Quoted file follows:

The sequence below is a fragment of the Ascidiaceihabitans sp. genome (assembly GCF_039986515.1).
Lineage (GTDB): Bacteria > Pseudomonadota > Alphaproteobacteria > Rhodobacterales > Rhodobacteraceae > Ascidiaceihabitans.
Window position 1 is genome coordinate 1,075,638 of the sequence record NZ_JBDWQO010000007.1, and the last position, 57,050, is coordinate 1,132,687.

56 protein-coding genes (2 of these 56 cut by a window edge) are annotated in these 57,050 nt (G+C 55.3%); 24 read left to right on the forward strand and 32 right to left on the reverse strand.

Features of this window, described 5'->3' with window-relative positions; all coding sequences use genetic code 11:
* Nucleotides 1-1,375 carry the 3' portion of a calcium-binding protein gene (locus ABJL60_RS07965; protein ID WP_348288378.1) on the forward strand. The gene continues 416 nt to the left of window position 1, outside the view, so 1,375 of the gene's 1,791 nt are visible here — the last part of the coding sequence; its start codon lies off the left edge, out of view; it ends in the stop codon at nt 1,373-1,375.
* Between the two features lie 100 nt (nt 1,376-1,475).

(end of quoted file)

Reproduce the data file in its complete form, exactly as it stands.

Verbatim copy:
The sequence below is a fragment of the Ascidiaceihabitans sp. genome (assembly GCF_039986515.1).
Lineage (GTDB): Bacteria > Pseudomonadota > Alphaproteobacteria > Rhodobacterales > Rhodobacteraceae > Ascidiaceihabitans.
Window position 1 is genome coordinate 1,075,638 of the sequence record NZ_JBDWQO010000007.1, and the last position, 57,050, is coordinate 1,132,687.

56 protein-coding genes (2 of these 56 cut by a window edge) are annotated in these 57,050 nt (G+C 55.3%); 24 read left to right on the forward strand and 32 right to left on the reverse strand.

Features of this window, described 5'->3' with window-relative positions; all coding sequences use genetic code 11:
* Nucleotides 1-1,375 carry the 3' portion of a calcium-binding protein gene (locus ABJL60_RS07965; protein ID WP_348288378.1) on the forward strand. The gene continues 416 nt to the left of window position 1, outside the view, so 1,375 of the gene's 1,791 nt are visible here — the last part of the coding sequence; its start codon lies off the left edge, out of view; it ends in the stop codon at nt 1,373-1,375.
* Between the two features lie 100 nt (nt 1,376-1,475).